I had significant sleep apnoea when I was >180 lb together with constant neck and back pain, so much so that I thought I was suffering from fibromyalgia rheumatica. I have largely recovered - CPAP is no longer mandatory to eliminate day time somnolence.
You are 156lb at 5'11, I am 5'5 at 152lb, therefore my BMI is greater than yours. Since you are a mere 29 yr old, you should be able to manage far more exercise than me at age 61 yr.
I speak from personal experience, and not as a physician (although I am one), on what I think is best for you, provided you have no predisposing factors that may prevent you from exercising or other physical disability. Presumably your doctor has cleared you of serious spinal disease such as cancerous deposits on the neck bones!
1. Weight-wise, you are Okay. No specific action on this front.
2. Intolerance to CPAP is a well recognised problem of this otherwise superb therapy involving no drugs. This is a personal preference which is probably exacerbated when you have so much pain from this, that or the other. Your persistent pain issue can not and should not be overcome by long term night sedation, risking later substance abuse.
I would suggest at least one hour of eliptical cycle training daily to train all 4 limbs with no impact on the joints, and only start purposeful stretching of the neck and back half way through the exerise session after your muscles have warmed up. The exercise machine does not need to add resistance for the initial few weeks. Don't waste your money on passive massages - be active and stay consistant at your exercise regime.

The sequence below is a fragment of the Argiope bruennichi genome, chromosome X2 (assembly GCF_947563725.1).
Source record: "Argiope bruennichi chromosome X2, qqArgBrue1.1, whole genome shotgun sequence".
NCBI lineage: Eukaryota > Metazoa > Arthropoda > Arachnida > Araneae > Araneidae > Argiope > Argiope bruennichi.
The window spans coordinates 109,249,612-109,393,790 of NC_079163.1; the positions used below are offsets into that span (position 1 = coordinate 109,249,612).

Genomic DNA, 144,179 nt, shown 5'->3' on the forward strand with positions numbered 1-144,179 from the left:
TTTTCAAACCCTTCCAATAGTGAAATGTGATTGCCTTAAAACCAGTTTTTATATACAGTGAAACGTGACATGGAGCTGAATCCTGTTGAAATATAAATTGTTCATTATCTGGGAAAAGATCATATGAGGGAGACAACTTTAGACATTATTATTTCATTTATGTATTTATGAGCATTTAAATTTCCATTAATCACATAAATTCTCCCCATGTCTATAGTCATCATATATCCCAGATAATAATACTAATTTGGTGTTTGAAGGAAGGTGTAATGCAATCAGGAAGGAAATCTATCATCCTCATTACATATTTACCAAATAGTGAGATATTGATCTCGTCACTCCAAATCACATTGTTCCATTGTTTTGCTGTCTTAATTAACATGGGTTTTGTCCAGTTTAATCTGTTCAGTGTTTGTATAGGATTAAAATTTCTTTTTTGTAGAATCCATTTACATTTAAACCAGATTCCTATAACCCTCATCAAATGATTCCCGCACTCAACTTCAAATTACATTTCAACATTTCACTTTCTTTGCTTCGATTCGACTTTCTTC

Splint your neck with a cervical spine (neck) support that fixes your head in a steady position to prevent bending the neck forwards (up when you are lying down). This support, comes in a few different sizes, is basically like a vicar's dog collar that rings around the neck but it is taller in that it is around 6 inches high. Note that if it is comfortable when you first put it on, it is too small to adequately stablise your head and neck. It must be stiff, and minimise head and neck movement throughout sleep.
Abandon what ever pillow you have and sleep on a firm, orthopaedic mattress.
Take sufficient analgesics for the first 10 days, together with adequate muscle relaxant before bed. Note muscle relaxants are nearly all addictive tranquillisers, therefore your doctor should limit your use of these "relaxants".
If you have significant day time somnolence which may cause you danger, e.g. falling asleep at the wheel whilst dring, then you might be better off to continue the CPAP machine for now.
It is entirely possible that you may resolve your present perdicament before Easter. I would be delighted to hear how you got on in a couple of months' time. The collar may be a little hot in the summer, therefore you should try this regime out over the current winter of the Northern Hemisphere.